Sportsnet has been running the HOCKEY CENTRAL Trade Tracker for a few weeks now in anticipation of the Feb. 27 deadline. It comes as no surprise that some of the players discussed will not be moved. And I think we’ve been pretty honest in saying that. But one player who just might be in the mix is Columbus Blue Jackets winger Rick Nash, who continually plays down the fact he will never ask for a trade.
I have received a couple of calls from friends of Nash, who claim that Rick is very unhappy with the way the franchise is going and realizes it will take five more years to rebuild, again. Nash is now telling people close to him that he would entertain being moved, but still will not be the one who asks for a trade.
Always one who didn’t aspire to play in a big market with big pressure, it appears Nash now realizes that he might have to step into the spotlight in order to win. It is a very tough situation for a very classy player.
Monday afternoon, Scott Howson was kind enough to reply to my inquiry with the following: “John, I am not commenting on any rumours between now and deadline.”
First was Saturday night’s awards show. The NHL awards (much maligned at times) are now in their fourth decade of being televised. For the first time ever, the NFL tried it and succeeded to an extent. And yes, they did have a couple of players not show up.
Second was the presentation of the trophy following the Giants’ victory. I have been writing this blog for three years now, and for three years have railed against the NFL for presenting the trophy to the owners, rather than the players.
The NFL isn’t alone in this, though. It is a practice that MLB and NBA does wrong and yes, the NHL does right.
Anyone who criticizes the traditions or old-fashioned code of hockey should take a step back on this one. The trophy should be presented to the gladiators.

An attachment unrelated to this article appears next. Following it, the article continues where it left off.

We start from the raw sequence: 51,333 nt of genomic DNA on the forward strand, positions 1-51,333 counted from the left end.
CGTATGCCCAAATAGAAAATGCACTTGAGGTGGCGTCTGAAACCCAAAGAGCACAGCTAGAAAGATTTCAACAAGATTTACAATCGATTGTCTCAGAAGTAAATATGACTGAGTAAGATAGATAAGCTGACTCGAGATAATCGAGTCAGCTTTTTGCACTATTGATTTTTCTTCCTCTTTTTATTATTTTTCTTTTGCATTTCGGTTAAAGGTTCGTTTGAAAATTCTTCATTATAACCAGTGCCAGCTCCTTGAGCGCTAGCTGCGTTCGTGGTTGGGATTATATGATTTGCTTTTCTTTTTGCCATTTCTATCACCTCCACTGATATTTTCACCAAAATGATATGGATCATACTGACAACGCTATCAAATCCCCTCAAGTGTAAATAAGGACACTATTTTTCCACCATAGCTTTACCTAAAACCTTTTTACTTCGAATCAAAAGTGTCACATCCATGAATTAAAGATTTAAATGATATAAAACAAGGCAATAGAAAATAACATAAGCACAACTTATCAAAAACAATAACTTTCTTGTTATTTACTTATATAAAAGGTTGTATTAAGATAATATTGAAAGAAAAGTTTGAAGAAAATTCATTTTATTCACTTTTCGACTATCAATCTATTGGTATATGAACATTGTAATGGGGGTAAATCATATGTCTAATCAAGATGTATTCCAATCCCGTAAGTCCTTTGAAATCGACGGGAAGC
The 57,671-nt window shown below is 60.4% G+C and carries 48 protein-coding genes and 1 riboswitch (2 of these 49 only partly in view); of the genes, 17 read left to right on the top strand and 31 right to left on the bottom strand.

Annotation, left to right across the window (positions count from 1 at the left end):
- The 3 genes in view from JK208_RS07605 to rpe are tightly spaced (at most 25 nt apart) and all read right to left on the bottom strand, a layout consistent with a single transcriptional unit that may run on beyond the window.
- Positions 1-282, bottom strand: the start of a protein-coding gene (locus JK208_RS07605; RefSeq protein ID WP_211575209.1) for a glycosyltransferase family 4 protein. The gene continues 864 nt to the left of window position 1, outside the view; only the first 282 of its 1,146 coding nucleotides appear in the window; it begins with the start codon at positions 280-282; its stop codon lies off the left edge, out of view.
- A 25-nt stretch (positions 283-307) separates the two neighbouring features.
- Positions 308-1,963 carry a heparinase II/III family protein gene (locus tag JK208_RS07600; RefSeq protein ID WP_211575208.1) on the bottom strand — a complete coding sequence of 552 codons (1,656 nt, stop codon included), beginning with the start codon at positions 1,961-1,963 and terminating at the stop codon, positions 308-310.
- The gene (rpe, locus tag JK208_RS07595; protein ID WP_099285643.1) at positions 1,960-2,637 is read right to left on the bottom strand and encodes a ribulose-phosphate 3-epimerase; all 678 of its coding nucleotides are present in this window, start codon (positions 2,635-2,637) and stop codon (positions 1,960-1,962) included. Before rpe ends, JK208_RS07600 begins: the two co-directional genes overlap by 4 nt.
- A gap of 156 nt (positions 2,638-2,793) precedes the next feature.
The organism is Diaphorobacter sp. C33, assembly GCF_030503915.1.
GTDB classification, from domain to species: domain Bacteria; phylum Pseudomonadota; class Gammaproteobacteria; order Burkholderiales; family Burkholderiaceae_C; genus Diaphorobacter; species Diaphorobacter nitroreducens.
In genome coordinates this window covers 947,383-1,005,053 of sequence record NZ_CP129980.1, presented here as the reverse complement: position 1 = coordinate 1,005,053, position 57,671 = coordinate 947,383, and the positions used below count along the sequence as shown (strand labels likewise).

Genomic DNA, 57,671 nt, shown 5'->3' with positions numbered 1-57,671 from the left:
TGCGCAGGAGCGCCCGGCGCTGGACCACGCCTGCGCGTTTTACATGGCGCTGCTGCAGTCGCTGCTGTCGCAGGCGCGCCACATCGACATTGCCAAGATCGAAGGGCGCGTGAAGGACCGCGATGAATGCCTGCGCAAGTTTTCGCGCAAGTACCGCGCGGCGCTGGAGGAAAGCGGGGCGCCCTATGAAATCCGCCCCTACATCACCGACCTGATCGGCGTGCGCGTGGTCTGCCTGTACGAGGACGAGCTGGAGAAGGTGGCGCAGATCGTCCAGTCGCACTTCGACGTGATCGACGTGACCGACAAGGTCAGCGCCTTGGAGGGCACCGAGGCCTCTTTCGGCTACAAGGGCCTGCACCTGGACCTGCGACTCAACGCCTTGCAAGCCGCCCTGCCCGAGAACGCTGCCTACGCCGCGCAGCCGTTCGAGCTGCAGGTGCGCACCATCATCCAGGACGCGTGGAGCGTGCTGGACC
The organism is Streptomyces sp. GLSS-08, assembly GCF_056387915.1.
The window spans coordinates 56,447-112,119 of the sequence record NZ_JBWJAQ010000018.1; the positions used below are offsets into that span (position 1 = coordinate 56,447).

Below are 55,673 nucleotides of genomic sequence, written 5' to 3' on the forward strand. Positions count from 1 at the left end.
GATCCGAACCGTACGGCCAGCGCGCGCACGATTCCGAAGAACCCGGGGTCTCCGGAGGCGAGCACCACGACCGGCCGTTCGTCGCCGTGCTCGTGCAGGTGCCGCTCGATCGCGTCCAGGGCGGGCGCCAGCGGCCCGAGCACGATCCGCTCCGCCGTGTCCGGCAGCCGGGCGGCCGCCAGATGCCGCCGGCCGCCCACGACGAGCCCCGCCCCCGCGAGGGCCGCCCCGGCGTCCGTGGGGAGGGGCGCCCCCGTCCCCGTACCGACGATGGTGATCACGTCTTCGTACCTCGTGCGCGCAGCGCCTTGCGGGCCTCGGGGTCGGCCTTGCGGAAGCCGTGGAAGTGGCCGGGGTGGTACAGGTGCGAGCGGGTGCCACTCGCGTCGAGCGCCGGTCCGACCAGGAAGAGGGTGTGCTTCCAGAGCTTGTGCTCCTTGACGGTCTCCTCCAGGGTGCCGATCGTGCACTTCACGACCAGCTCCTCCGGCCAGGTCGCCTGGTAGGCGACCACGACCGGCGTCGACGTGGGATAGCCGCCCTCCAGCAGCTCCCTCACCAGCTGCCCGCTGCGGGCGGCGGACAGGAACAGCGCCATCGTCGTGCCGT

That said, I do like a Hall of Famer presenting the trophy. It would remove that opportunity to publicly embarrass commissioner Gary Bettman.
If you take a quick glance at the last three decades in hockey, it is riddled with similar situations. I’m sure it was one of many reasons the league wanted to realign, but I also know it was one way of guaranteeing some regional representation in the first round of the playoffs.
What is even more laughable is that much of the outcry comes from Southern Ontario, where the Maple Leafs have been a big beneficiary of the pathetic regular season performances in bad divisions (Norris/Adams) in years past.
Get over it.
As a parent, some of my fondest memories of the game occurred in community arenas. I have seen Olympic gold given out live four times. I have witnessed the gleam of the Stanley Cup on the ice 30 times. But nothing measures the pride and emotion of seeing your son or daughter score the winning goal, or make the last second save. Hockey is our game, our passion.
Hockey Day in Canada is not just a day for pros. It is a day for all of us to love the game one more time.
His professionalism, on and off the ice, was beyond criticism. His former teammates that I have talked to only gush with words of praise for what he did for the team and his teammates. He deserves the honour Saturday. And he deserves to be mentioned with the great Leaf captains of the past like Red Horner, Ted Kennedy, Dave Keon and George Armstrong.